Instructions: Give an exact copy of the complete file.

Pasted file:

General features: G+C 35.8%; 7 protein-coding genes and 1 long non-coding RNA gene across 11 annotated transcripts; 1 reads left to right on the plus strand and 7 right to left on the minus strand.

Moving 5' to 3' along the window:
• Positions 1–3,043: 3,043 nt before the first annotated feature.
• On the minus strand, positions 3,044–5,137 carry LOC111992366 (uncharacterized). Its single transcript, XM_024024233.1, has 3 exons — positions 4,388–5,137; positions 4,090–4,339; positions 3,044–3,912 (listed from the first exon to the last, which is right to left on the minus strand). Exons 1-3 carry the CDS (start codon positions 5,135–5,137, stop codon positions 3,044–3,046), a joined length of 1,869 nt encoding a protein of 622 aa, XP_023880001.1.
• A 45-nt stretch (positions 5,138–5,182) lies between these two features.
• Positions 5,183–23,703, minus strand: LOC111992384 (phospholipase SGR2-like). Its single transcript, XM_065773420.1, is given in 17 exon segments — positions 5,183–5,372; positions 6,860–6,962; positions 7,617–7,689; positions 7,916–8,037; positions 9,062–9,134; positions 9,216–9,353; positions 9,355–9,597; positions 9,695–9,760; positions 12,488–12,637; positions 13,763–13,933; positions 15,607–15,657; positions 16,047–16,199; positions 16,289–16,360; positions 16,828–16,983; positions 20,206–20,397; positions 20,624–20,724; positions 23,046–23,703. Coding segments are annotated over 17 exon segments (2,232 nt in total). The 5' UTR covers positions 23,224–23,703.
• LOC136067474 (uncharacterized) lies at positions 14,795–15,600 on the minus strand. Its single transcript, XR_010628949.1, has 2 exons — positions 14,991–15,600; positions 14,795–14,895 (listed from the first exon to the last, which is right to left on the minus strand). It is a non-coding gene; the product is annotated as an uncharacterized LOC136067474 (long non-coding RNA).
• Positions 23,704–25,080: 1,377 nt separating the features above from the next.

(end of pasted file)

General features: G+C 35.8%; 7 protein-coding genes and 1 long non-coding RNA gene across 11 annotated transcripts; 1 reads left to right on the plus strand and 7 right to left on the minus strand.

Moving 5' to 3' along the window:
• Positions 1–3,043: 3,043 nt before the first annotated feature.
• On the minus strand, positions 3,044–5,137 carry LOC111992366 (uncharacterized). Its single transcript, XM_024024233.1, has 3 exons — positions 4,388–5,137; positions 4,090–4,339; positions 3,044–3,912 (listed from the first exon to the last, which is right to left on the minus strand). Exons 1-3 carry the CDS (start codon positions 5,135–5,137, stop codon positions 3,044–3,046), a joined length of 1,869 nt encoding a protein of 622 aa, XP_023880001.1.
• A 45-nt stretch (positions 5,138–5,182) lies between these two features.
• Positions 5,183–23,703, minus strand: LOC111992384 (phospholipase SGR2-like). Its single transcript, XM_065773420.1, is given in 17 exon segments — positions 5,183–5,372; positions 6,860–6,962; positions 7,617–7,689; positions 7,916–8,037; positions 9,062–9,134; positions 9,216–9,353; positions 9,355–9,597; positions 9,695–9,760; positions 12,488–12,637; positions 13,763–13,933; positions 15,607–15,657; positions 16,047–16,199; positions 16,289–16,360; positions 16,828–16,983; positions 20,206–20,397; positions 20,624–20,724; positions 23,046–23,703. Coding segments are annotated over 17 exon segments (2,232 nt in total). The 5' UTR covers positions 23,224–23,703.
• LOC136067474 (uncharacterized) lies at positions 14,795–15,600 on the minus strand. Its single transcript, XR_010628949.1, has 2 exons — positions 14,991–15,600; positions 14,795–14,895 (listed from the first exon to the last, which is right to left on the minus strand). It is a non-coding gene; the product is annotated as an uncharacterized LOC136067474 (long non-coding RNA).
• Positions 23,704–25,080: 1,377 nt separating the features above from the next.